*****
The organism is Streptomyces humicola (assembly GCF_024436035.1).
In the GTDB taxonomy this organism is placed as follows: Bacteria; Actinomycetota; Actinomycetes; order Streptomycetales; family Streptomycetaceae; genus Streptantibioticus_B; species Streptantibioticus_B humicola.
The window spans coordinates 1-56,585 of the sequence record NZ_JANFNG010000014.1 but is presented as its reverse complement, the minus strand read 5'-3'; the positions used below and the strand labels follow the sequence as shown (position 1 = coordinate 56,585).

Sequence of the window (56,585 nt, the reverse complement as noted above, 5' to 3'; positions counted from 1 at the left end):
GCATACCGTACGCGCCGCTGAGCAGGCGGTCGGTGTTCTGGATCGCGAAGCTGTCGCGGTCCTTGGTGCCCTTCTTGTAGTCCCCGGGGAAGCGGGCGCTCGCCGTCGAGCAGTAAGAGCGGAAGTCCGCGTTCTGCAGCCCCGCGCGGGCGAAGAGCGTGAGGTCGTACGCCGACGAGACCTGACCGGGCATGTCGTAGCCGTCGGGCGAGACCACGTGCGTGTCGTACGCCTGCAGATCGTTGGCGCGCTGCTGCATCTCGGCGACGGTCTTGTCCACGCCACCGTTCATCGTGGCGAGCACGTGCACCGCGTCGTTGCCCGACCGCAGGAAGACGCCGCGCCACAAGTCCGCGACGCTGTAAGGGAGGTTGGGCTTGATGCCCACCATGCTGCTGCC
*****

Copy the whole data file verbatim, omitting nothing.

The organism is Streptomyces humicola (assembly GCF_024436035.1).
In the GTDB taxonomy this organism is placed as follows: Bacteria; Actinomycetota; Actinomycetes; order Streptomycetales; family Streptomycetaceae; genus Streptantibioticus_B; species Streptantibioticus_B humicola.
The window spans coordinates 1-56,585 of the sequence record NZ_JANFNG010000014.1 but is presented as its reverse complement, the minus strand read 5'-3'; the positions used below and the strand labels follow the sequence as shown (position 1 = coordinate 56,585).

Sequence of the window (56,585 nt, the reverse complement as noted above, 5' to 3'; positions counted from 1 at the left end):
GCATACCGTACGCGCCGCTGAGCAGGCGGTCGGTGTTCTGGATCGCGAAGCTGTCGCGGTCCTTGGTGCCCTTCTTGTAGTCCCCGGGGAAGCGGGCGCTCGCCGTCGAGCAGTAAGAGCGGAAGTCCGCGTTCTGCAGCCCCGCGCGGGCGAAGAGCGTGAGGTCGTACGCCGACGAGACCTGACCGGGCATGTCGTAGCCGTCGGGCGAGACCACGTGCGTGTCGTACGCCTGCAGATCGTTGGCGCGCTGCTGCATCTCGGCGACGGTCTTGTCCACGCCACCGTTCATCGTGGCGAGCACGTGCACCGCGTCGTTGCCCGACCGCAGGAAGACGCCGCGCCACAAGTCCGCGACGCTGTAAGGGAGGTTGGGCTTGATGCCCACCATGCTGCTGCC